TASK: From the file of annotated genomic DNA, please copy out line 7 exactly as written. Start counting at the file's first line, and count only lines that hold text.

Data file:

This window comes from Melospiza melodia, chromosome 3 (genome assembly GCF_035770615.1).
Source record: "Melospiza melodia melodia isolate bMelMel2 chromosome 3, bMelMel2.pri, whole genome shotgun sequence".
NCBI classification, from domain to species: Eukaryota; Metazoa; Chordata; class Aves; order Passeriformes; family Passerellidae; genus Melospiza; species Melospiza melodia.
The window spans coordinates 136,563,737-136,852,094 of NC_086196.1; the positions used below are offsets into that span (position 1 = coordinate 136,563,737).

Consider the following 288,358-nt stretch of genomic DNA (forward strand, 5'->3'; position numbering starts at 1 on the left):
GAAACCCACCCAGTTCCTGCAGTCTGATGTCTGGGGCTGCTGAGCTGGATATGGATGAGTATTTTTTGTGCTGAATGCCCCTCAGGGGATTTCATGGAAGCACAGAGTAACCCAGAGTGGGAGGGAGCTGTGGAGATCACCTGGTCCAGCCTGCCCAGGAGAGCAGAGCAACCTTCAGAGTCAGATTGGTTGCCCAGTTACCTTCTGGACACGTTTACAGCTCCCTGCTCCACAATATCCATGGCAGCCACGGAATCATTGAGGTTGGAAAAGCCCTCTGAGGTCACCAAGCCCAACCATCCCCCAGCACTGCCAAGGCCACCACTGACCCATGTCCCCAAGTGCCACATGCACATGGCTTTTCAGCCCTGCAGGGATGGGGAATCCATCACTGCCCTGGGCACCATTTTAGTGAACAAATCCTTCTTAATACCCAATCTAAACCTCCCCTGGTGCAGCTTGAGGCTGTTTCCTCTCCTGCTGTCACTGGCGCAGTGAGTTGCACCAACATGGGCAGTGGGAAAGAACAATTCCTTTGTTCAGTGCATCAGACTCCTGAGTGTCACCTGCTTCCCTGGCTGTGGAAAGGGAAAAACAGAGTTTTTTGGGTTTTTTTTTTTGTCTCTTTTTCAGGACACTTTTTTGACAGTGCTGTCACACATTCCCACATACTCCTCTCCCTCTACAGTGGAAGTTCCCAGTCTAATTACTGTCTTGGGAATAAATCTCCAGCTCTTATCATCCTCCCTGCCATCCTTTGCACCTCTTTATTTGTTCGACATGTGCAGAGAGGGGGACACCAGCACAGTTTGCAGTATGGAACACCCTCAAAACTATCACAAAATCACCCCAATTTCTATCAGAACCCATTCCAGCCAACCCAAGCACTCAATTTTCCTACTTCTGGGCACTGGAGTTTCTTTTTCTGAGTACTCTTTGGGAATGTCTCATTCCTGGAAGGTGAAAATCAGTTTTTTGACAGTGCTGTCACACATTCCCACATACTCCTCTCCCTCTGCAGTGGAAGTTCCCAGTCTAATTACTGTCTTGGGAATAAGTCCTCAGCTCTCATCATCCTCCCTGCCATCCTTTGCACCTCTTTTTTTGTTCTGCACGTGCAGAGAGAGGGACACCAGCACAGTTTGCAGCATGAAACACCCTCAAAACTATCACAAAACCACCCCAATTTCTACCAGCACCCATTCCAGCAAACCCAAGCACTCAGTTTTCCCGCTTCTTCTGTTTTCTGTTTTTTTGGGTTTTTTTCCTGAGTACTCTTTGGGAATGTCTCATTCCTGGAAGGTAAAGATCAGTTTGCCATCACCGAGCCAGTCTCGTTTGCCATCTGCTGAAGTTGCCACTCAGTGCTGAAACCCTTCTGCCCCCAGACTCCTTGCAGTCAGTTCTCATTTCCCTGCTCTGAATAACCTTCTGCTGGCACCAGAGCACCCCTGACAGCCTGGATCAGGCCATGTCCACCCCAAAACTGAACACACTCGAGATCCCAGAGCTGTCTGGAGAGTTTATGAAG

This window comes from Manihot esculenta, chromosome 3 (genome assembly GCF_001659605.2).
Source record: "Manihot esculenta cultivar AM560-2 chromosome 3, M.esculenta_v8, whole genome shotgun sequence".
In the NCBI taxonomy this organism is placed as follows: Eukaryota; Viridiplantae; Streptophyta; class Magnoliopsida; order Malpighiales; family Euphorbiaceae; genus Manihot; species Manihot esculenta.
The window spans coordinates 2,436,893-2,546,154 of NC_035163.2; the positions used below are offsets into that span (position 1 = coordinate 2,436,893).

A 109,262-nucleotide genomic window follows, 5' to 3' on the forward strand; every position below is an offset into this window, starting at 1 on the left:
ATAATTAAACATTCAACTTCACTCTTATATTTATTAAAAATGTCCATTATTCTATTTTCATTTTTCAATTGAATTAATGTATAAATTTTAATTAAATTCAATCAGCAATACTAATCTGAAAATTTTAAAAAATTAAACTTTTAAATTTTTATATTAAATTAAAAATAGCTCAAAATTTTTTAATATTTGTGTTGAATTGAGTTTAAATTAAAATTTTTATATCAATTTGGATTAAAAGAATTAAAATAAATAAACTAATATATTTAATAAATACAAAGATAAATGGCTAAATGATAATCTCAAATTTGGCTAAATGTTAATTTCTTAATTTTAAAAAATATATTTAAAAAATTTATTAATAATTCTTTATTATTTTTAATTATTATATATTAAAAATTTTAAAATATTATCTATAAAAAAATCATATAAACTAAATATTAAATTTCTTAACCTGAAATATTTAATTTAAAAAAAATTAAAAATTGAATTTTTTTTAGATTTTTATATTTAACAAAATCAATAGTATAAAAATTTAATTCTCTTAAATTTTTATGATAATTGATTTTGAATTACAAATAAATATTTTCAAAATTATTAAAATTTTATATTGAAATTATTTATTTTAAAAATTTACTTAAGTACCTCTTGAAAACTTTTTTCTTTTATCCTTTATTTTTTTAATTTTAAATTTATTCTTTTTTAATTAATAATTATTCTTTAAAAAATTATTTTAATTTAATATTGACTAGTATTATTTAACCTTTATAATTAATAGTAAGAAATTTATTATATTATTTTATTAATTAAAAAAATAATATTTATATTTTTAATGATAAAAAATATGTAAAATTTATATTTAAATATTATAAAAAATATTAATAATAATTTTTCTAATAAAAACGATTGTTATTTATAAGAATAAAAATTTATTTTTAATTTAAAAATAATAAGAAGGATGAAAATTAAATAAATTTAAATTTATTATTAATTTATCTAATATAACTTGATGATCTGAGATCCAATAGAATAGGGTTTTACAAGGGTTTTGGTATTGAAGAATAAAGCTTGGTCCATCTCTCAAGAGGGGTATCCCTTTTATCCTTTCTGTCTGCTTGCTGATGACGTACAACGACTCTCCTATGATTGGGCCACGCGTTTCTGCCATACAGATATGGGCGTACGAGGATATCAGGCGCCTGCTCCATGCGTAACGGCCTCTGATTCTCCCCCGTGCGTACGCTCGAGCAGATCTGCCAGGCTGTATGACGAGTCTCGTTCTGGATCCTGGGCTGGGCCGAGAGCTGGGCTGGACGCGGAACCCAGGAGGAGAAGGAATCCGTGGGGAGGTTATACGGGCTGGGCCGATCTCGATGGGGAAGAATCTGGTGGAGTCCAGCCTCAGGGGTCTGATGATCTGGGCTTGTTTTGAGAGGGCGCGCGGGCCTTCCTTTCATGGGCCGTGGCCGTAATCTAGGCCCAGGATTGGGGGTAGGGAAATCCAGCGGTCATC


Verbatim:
This window comes from Manihot esculenta, chromosome 3 (genome assembly GCF_001659605.2).